Hard-Boiled Wonderland and the End of the World Study Guide

Hard-Boiled Wonderland and the End of the World

Hard-Boiled Wonderland and the End of the World by Haruki Murakami

Hard-Boiled Wonderland and the End of the World Book Summary

The story is split between parallel narratives. The odd-numbered chapters take place in the 'Hard-Boiled Wonderland', although the phrase is not used anywhere in the text, only in page headers. The narrator is a "Calcutec", a human data processor/encryption system who has been trained to use his subconscious as an encryption key. The Calcutecs work for the quasi-governmental System, as opposed to the criminal "Semiotecs" who work for the Factory and who are generally fallen Calcutecs. The relationship between the two groups is simple: the System protects data while the Semiotecs steal it, although it is suggested that one man might be behind both. The narrator completes an assignment for a mysterious scientist, who is exploring "sound removal". He works in a laboratory hidden within an anachronistic version of Tokyo's sewer system. The narrator eventually learns that he only has a day and a half before his consciousness leaves the world he knows and delves forever into the world that has been created in his subconscious mind. According to the scientist, to the outside world this change will seem instantaneous, but in the Calcutec's mind, his time within this world will seem almost infinite.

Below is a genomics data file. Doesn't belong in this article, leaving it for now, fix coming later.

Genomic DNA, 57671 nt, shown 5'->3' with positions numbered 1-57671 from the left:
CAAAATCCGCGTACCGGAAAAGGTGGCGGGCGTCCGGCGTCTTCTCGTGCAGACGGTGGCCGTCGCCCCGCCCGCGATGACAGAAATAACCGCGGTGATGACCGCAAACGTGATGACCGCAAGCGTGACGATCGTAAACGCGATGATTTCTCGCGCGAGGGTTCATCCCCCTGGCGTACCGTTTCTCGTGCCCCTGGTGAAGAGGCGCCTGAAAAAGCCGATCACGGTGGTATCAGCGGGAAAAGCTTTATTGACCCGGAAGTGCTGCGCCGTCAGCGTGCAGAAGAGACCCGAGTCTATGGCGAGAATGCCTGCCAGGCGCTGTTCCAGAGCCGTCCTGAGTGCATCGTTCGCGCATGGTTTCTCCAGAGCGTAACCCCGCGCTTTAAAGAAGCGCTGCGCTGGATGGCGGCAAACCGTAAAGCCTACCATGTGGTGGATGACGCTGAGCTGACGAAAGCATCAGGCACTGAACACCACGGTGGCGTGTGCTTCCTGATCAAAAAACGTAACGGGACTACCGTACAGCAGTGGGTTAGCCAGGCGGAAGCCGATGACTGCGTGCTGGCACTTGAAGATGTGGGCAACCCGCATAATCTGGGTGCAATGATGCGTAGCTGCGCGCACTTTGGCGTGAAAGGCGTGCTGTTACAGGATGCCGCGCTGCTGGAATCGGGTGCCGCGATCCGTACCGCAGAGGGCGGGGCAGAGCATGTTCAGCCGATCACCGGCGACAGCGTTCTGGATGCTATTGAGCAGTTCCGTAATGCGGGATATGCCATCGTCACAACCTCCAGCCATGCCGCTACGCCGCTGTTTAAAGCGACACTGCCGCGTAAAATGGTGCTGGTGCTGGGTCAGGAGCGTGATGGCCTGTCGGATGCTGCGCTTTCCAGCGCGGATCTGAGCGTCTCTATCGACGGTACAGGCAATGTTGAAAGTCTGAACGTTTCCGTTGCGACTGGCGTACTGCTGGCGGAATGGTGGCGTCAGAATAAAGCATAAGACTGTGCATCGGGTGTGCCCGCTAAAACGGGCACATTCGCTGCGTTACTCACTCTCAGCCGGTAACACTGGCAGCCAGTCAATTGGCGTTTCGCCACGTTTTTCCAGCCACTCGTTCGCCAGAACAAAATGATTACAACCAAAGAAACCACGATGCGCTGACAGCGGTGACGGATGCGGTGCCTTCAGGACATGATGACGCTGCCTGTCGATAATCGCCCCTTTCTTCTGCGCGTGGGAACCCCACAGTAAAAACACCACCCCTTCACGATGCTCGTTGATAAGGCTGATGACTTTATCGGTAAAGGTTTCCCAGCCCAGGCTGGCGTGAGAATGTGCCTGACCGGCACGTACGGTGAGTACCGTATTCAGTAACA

The even-numbered chapters deal with a newcomer to "The End of the World", a strange, isolated Town, depicted in the frontispiece map as being surrounded by a perfect and impenetrable wall. The narrator is in the process of being accepted into the Town. His Shadow has been "cut off" and this Shadow lives in the "Shadow Grounds" where he is not expected to survive the winter. Residents of the Town are not allowed to have a shadow, and, it transpires, do not have a mind. The narrator is assigned quarters and a job as the current "Dreamreader": a process intended to remove the traces of mind from the Town. He goes to the Library every evening where, assisted by the Librarian, he learns to read dreams from the skulls of unicorns. These "beasts" passively accept their role, sent out of the Town at night to their enclosure, where many die of cold during the winter. It gradually becomes evident that this Town is the world inside of the narrator from the Hard-Boiled Wonderland's subconscious (the password he uses to control different aspects of his mind is even 'end of the world'). The narrator grows to love the Librarian while he discovers the secrets of the Town, and although he plans to escape the Town with his Shadow, he later goes back on his word and allows his Shadow to escape the Town alone.

The two storylines converge, exploring concepts of consciousness, the unconscious mind (or as it is incorrectly referred to, subconscious) and identity.

In the original Japanese, the narrator uses the more formal first-person pronoun watashi to refer to himself in the "Hard-Boiled Wonderland" narrative and the more intimate boku in the "End of the World". Translator Alfred Birnbaum achieved a similar effect in English by putting the 'End of the World' sections in the present tense.

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